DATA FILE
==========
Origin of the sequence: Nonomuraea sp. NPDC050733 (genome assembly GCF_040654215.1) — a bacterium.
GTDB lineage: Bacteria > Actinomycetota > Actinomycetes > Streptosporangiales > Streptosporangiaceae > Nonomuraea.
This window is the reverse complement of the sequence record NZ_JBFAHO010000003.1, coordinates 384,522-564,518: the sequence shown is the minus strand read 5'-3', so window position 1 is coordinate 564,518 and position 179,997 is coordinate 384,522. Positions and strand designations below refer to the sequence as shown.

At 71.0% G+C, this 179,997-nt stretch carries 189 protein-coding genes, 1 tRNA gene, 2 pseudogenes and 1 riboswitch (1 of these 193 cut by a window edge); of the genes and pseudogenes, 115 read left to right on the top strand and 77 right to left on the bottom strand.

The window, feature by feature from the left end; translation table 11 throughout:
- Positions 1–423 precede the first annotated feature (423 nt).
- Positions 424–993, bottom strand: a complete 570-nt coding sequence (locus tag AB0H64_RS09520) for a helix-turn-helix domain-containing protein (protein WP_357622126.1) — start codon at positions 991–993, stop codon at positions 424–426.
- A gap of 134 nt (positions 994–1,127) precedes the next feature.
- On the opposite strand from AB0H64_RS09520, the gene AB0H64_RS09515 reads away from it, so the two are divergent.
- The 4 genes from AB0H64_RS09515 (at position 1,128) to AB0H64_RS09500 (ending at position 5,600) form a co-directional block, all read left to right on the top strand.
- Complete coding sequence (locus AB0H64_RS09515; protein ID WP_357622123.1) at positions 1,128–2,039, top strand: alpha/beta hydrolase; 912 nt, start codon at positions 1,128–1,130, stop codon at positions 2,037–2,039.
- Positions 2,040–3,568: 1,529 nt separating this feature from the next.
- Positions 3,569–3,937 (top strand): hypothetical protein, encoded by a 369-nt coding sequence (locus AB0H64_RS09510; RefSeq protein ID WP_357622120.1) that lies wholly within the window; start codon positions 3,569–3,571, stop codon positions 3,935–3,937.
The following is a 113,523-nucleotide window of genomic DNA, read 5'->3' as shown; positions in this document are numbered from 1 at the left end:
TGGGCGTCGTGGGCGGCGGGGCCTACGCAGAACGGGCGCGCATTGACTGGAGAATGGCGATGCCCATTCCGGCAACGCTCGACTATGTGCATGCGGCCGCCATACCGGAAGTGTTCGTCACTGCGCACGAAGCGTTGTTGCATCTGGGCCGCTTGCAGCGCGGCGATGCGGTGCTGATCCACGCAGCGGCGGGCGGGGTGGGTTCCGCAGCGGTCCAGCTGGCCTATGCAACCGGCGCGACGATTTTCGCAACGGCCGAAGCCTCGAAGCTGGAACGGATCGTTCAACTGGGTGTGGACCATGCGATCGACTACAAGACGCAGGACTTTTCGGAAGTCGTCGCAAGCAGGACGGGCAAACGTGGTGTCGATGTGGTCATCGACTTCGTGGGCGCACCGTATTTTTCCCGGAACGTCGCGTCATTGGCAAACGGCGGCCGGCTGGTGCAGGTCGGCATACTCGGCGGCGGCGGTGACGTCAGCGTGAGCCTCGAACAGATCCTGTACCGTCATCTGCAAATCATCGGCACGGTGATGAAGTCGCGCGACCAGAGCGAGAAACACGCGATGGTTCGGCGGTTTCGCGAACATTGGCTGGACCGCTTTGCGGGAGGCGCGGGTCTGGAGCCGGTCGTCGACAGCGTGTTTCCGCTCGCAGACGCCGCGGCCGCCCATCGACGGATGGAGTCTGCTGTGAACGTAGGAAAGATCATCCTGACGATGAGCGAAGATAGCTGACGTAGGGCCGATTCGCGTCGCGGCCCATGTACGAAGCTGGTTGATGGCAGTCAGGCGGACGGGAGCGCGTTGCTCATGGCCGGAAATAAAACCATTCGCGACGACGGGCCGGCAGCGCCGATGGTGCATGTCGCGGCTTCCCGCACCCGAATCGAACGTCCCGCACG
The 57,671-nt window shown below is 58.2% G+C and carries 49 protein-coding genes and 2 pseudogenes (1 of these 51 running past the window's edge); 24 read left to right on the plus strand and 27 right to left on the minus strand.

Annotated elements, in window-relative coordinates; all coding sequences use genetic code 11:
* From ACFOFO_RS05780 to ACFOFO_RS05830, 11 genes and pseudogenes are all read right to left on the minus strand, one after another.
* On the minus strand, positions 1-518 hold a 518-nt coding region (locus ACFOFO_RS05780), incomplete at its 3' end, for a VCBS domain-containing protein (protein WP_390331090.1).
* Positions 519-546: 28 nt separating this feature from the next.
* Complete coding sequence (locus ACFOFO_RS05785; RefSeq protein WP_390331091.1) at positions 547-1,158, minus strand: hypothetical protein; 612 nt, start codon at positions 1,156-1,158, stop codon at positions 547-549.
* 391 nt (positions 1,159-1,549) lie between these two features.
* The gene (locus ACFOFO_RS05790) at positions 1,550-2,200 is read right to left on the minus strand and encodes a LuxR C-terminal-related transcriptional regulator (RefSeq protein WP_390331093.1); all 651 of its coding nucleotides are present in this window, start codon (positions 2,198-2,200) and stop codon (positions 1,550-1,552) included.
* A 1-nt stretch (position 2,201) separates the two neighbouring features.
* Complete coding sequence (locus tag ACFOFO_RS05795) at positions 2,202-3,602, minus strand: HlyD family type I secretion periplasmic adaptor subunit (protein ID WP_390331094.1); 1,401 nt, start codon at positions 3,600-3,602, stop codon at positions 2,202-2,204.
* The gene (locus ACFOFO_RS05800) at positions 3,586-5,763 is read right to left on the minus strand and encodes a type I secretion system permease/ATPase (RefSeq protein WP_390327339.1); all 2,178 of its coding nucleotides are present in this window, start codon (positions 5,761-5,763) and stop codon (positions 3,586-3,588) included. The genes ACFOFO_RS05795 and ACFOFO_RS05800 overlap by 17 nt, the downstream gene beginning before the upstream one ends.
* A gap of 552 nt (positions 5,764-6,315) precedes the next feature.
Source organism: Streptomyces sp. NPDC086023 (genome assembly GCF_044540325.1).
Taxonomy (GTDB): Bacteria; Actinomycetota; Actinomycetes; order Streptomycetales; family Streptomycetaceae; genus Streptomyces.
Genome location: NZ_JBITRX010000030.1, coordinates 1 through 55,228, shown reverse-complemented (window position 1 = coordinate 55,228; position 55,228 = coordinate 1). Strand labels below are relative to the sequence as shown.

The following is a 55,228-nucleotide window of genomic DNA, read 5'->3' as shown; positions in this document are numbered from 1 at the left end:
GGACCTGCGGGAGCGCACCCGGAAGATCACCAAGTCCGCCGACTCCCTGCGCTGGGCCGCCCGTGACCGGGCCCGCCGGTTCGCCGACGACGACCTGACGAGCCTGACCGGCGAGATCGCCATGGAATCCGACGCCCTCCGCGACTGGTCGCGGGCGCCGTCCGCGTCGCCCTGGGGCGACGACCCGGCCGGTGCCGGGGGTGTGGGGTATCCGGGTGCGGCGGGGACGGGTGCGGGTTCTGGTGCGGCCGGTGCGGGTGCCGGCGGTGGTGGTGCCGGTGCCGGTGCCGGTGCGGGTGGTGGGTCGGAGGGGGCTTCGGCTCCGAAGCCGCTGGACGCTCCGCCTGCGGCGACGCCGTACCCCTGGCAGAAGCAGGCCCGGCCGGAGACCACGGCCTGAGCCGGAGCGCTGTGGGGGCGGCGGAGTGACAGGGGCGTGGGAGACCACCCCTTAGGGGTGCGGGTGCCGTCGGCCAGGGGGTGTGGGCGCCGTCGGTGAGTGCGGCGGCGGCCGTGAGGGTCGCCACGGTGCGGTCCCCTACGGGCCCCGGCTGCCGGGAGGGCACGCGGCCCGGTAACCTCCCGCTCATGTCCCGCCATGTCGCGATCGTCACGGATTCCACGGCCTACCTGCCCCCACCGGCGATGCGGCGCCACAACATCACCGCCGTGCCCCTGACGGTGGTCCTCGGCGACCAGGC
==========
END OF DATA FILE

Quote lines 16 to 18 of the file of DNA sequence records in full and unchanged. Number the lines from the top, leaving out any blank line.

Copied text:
The 57,671-nt window shown below is 58.2% G+C and carries 49 protein-coding genes and 2 pseudogenes (1 of these 51 running past the window's edge); 24 read left to right on the plus strand and 27 right to left on the minus strand.

Annotated elements, in window-relative coordinates; all coding sequences use genetic code 11:
* From ACFOFO_RS05780 to ACFOFO_RS05830, 11 genes and pseudogenes are all read right to left on the minus strand, one after another.